Lebanese American University


LAU and Adyan host experts for inter-religious dialogue conference

A two-day conference on religious freedom and the reconstruction of citizenship comes to a close today at LAU Beirut.


Provost George K. Najjar kicked off the conference.


Participants shared experience through case studies from different countries and discussions around philosophical questions.

Thirty-four academics, policy makers, religious leaders and opinion makers from across the world gathered at LAU over two days to discuss religious freedom and the construction of citizenship.

The conference, which concluded this afternoon, was organized by The Institute of Citizenship and Diversity Management at Adyan Foundation in partnership with LAU.

“This partnership forms an intellectual edifice of monumental proportions,” said LAU Provost George K. Najjar during the opening session. “We are gathered to discuss issues that are at the very heart of the human condition, anywhere and anytime, let alone in our part of the world here and now,” he added, highlighting the caliber of the participants.

This is the third conference of inter-religious dialogue hosted by LAU and Adyan since 2010. “Having made a series of achievements since our inception ten years ago, we realized it was important to address the issue of citizenship,” said Nayla Tabbara, director of the Institute of Citizenship and Diversity Management Director at the Adyan Foundation. “Our educational work in this regard has been cited and praised by leaders globally… and we welcome this opportunity to exchange experiences and insights.”

Tabbara enjoys, in particular, hearing case studies from other countries and discussions around philosophical questions. These were in great supply throughout the conference.

Father Adrien Sawadogo from Mali and Burkina Faso shared experiences of a loss of diversity in African countries, while Gwen Griffith-Dickinson, visiting professor of theology at King’s College London and Director of the Lokahi Foundation, spoke about the devaluation of truth in increasing narcissistic societies.

“The rise of political Islam… has been a big blow to religious diversity,’ said Sawadogo, adding that the different missionary approaches practiced by both Christians and Muslims – with the former introducing French education and the latter enforcing Arabic education – also created divisions within society. Meanwhile, Griffith-Dickinson referred to U.S. president-elect Donald Trump as a prime example of the growth of narcissism in society. “In the U.S., individual identity has become most important and the truth loses value. Countering such narratives requires a capacity for empathy, and as such we must promote listening and understanding from a very young age.”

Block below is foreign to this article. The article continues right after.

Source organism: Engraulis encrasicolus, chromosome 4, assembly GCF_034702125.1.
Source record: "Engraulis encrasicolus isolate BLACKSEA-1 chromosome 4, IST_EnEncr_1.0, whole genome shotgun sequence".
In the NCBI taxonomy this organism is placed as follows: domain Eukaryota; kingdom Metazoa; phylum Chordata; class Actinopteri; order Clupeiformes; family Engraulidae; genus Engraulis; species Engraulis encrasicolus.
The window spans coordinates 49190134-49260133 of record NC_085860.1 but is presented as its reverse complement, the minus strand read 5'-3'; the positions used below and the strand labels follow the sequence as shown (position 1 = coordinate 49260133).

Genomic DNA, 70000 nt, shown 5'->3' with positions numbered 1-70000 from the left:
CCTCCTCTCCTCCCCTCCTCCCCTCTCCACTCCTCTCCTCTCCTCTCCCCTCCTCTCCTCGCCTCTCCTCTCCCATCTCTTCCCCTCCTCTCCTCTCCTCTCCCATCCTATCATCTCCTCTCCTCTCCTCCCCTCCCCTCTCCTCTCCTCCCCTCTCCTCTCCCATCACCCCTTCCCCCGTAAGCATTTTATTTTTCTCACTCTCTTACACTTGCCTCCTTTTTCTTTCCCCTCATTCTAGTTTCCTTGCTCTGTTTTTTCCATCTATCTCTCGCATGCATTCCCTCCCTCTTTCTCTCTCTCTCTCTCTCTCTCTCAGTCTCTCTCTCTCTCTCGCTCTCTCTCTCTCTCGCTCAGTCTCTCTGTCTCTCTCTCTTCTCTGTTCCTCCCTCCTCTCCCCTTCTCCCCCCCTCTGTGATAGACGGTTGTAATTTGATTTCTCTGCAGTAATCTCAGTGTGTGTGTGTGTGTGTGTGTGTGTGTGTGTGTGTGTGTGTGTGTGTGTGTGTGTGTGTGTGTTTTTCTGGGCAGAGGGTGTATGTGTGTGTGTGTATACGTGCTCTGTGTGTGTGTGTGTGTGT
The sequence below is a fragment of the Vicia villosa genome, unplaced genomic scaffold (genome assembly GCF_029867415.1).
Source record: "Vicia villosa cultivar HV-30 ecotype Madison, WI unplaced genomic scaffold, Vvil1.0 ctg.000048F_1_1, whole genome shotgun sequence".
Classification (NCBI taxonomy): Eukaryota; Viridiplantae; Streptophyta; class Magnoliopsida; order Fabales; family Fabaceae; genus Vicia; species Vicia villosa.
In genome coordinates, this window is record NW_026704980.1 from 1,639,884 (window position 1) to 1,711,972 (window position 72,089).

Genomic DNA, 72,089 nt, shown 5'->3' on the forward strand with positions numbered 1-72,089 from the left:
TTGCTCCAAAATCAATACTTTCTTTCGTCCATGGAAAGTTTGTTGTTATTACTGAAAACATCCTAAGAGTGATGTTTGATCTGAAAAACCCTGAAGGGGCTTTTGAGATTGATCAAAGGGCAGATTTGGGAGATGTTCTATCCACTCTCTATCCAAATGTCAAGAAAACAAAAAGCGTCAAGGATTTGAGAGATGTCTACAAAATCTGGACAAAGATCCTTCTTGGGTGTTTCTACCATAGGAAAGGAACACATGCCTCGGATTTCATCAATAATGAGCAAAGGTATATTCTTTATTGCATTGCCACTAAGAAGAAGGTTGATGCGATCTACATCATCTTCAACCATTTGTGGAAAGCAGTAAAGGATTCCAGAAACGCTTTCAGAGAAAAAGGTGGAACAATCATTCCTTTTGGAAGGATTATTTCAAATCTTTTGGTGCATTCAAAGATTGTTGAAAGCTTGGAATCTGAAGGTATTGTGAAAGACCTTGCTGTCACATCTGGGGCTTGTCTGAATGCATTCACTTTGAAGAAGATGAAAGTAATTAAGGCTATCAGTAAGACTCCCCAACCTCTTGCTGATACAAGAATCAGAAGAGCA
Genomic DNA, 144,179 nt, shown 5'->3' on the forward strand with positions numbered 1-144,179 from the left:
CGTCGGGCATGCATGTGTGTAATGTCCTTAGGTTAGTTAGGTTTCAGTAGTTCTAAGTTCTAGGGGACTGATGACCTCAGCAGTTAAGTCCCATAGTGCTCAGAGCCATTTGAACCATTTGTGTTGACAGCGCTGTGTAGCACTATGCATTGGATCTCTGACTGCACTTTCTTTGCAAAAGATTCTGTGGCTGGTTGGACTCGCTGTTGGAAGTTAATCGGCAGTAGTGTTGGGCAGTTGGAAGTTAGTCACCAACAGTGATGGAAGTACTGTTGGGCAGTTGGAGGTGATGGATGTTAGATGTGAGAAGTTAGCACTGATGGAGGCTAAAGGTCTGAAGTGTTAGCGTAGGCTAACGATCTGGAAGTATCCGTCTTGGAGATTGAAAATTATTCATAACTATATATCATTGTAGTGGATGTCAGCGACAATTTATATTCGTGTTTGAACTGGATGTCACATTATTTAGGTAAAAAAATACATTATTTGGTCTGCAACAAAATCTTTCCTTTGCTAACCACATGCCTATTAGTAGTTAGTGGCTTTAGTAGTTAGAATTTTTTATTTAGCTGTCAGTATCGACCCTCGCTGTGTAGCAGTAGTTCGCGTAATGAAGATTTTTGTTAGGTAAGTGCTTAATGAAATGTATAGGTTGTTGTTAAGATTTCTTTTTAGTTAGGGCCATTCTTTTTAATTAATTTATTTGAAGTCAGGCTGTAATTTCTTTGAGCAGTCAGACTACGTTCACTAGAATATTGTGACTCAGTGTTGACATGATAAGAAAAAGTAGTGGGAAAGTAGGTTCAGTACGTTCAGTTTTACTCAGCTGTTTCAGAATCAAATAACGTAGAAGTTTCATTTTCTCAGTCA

Tarek Salem, deputy director of Al-Azhar Observatory, is also concerned with youth engagement. “Such conferences revive discussion and cooperation and I expect that we will develop partnerships that will aid us in our work,” he said. “Islam is not rightly practiced in our countries. There are political and societal reasons for this and many generations have been raised on ideas that can’t be countered or remedied quickly, so we must take a long-term approach to address them.”

Emphasizing the longevity of the problem, Marwan Rowayheb, chair of the LAU’s Department of Social Sciences, noted that religious freedoms have been threatened or absent for centuries. “These issues are timeless and borderless. Fundamentalism is everywhere, not only in Islam or our region.”

Fellow faculty member and assistant dean of the School of Arts 
and Sciences Sami Baroudi also addressed religious freedom in his presentation, which focused on the teachings of four contemporary Islamic preachers with regard to the treatment and status of minorities in Islamic states. “In their view, these minorities form protected groups, but they are not consulted. Neither are Muslim citizens consulted. There is no referendum in sharia.” This, says Baroudi, makes the teachings of the religious leaders incompatible with modern European notions of citizenship, despite their proclamation of flexibility and tolerance.

“I find the relationship between state and citizen most fascinating,” said fellow participant Matthias Vogt, head of Foreign Department at Missio. “Particularly the different roles of the state and of parents,” he added, noting that he believes parents have not only a right but a duty to raise their children according to their religious and cultural tradition. “It has been a most engaging conference and a space within which we have reflected on many questions openly and honestly.”


The conference was organized by the Institute of Citizenship and Diversity Management at Adyan Foundation in partnership with the LAU’s Department of Social Sciences with the support of the Church of Sweden and Missio.



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